In synopsis, King Car/Carro Rei is the stuff that midnight movie dreams are made of. Uno (Luciano Pedro Jr), was born in the back of his father’s taxi, which may explain why he’s had the lifelong ability to talk to cars. Uno and his eccentric Uncle Ze (Matheus Nachtergale) create the titular “King Car”. Unfortunately, King Car has some ideas of its own, and soon the pair’s good intentions place them at the center of a potentially apocalyptic battle of man versus sentient machines.
The beginning of the film immediately dashes those bonkers B movie expectations. The early beats are straight from a coming of age drama, with an 8 year old Uno spending most of his birthday playing alone in the garage. His ability to talk to cars seems more a quirky child’s off kilter choice of imaginary friend. Even on this supposedly festive occasion, there’s obvious tension between Uno’s parents, and there are no friends his own age at his humble celebration. Just his immediate family doing their best to try not to bring the disagreements into his special day, but not fully succeeding.
Unsurprisingly, the conflict culminates in a rather nasty fight regarding Uncle Ze’s place in the family, and the resulting effect on their finances. Less than pleased with the casual dismissal of her brother (who co owns their inherited home), Uno’s mother goes on an angry drive through town, not noticing her own son playing in the street nearby. The sentient car saves him from certain death, but Uno loses his mother in the resulting crash.
This bit of tragic backstory is suggested as the source of the simmering tensions between Uno and his father. Now college age, he has rejected the family business to study ecology and agriculture. Furious, Uno’s dad kicks him out of the house, and shortly afterward shuttles the eccentric Ze off of the property and into the garage at the fleet’s junkyard. Uno’s new classmates help him find a place to stay, and challenge his gearhead leanings with more ecologically friendly ideas, based in nature rather than technology.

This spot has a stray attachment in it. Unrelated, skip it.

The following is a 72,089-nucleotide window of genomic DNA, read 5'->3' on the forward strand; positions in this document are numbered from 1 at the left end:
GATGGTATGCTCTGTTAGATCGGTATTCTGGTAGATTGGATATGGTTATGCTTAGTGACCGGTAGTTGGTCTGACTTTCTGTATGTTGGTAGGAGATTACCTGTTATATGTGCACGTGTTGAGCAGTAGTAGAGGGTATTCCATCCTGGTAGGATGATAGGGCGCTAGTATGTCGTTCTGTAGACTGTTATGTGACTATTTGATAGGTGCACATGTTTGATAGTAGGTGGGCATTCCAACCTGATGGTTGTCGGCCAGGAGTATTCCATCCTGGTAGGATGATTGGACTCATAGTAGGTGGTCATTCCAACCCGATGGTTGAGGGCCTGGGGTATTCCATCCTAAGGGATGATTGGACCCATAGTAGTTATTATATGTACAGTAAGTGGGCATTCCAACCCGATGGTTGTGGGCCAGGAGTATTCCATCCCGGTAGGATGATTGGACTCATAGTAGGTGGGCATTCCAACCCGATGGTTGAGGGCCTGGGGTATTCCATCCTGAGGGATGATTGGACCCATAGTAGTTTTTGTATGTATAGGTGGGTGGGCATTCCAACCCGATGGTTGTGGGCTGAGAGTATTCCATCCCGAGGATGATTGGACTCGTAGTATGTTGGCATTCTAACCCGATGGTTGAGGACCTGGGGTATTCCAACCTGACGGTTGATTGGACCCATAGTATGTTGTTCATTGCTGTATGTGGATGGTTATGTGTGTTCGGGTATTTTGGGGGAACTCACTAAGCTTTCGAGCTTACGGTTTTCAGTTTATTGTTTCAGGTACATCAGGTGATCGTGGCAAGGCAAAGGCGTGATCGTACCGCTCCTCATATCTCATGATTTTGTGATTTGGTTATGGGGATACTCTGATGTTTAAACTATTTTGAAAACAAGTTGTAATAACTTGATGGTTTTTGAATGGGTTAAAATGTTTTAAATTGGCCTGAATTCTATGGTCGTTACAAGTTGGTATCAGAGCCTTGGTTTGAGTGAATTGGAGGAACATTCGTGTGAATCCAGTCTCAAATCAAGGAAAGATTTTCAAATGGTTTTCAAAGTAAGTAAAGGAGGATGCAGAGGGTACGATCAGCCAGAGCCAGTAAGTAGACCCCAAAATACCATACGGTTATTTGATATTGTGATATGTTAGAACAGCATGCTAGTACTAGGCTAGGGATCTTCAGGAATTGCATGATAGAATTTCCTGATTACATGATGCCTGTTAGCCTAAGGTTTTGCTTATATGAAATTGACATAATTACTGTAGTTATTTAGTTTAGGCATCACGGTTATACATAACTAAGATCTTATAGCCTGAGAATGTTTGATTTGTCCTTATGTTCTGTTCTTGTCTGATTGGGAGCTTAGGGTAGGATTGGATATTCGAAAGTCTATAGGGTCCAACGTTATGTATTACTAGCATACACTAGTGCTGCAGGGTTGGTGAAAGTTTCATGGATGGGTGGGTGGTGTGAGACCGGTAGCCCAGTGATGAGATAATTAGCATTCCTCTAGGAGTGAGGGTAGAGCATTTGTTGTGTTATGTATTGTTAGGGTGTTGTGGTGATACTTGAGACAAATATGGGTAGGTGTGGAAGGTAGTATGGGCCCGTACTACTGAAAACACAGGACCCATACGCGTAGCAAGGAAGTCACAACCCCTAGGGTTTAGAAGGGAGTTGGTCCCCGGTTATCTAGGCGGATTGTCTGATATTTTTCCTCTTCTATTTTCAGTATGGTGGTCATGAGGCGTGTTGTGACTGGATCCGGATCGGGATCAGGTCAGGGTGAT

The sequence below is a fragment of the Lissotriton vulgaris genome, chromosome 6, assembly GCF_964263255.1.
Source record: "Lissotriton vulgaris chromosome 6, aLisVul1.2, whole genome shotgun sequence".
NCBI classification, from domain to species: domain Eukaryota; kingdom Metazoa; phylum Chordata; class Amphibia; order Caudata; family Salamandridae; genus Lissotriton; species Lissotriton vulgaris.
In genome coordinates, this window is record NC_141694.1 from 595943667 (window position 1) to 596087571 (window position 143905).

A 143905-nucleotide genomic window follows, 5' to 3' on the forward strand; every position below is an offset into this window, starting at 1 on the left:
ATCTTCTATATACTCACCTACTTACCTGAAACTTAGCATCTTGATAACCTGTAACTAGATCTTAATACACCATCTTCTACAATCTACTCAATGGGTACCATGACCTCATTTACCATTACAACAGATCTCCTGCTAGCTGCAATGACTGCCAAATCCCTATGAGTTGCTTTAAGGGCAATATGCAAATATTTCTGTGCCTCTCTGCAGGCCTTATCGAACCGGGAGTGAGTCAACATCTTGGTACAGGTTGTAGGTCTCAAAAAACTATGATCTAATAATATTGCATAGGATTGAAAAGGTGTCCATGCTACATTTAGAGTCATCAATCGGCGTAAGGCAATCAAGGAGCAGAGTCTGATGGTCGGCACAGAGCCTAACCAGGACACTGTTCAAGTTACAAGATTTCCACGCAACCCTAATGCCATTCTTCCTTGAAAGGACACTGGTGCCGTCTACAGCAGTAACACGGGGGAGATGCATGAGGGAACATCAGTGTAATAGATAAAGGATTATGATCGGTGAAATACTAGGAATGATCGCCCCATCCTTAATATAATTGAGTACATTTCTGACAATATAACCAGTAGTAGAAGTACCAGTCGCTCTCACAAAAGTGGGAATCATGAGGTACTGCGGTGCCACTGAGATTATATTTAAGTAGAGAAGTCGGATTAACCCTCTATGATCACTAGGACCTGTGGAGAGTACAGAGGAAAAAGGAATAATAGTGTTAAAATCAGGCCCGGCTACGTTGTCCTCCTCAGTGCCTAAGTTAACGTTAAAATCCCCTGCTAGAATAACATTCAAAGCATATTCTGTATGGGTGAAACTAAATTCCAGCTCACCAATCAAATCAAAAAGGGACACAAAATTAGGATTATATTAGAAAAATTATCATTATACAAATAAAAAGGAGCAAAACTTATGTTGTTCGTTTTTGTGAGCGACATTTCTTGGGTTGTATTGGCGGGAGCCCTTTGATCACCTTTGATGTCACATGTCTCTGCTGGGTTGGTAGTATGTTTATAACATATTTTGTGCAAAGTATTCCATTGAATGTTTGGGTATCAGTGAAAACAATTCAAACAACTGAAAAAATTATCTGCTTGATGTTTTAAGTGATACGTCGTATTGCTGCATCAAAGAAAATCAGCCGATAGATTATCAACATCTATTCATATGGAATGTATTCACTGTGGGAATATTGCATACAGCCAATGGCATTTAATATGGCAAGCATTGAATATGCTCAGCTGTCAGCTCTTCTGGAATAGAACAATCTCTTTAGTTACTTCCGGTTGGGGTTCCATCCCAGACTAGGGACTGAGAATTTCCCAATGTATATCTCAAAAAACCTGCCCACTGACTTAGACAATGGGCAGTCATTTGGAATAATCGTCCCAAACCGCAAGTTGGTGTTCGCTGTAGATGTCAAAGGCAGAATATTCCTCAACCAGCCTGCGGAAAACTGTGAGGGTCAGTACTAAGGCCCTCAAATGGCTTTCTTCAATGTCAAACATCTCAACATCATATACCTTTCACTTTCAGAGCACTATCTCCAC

The struggle to forge an identity of one’s own as a young adult really forms the core of the first act of the film, and the genre elements are reintroduced in a somewhat convoluted way. Uno’s father becomes ill, forcing him to return home and discover his ability to communicate with cars wasn’t merely childish whimsy. A conveniently introduced law to ban older cars from the road encourages Uno and Ze to rebuild his old vehicular BFF into a newer seeming model.
The process of the car restoration leads to both Ze finally discovering Uno’s special ability, and a reborn family business built around remodeling banned vehicles. Given the new law has destroyed the basic mobility and livelihood of many of the area’s less affluent residents, most of the townsfolk gleefully join in as the labor needed for this new venture. Everyone except Amora (Joelma Martins) and the rest of Uno’s college classmates, who are wary of both Uno’s sudden about face in regards to both his viewpoints, and the larger impact of untested technology.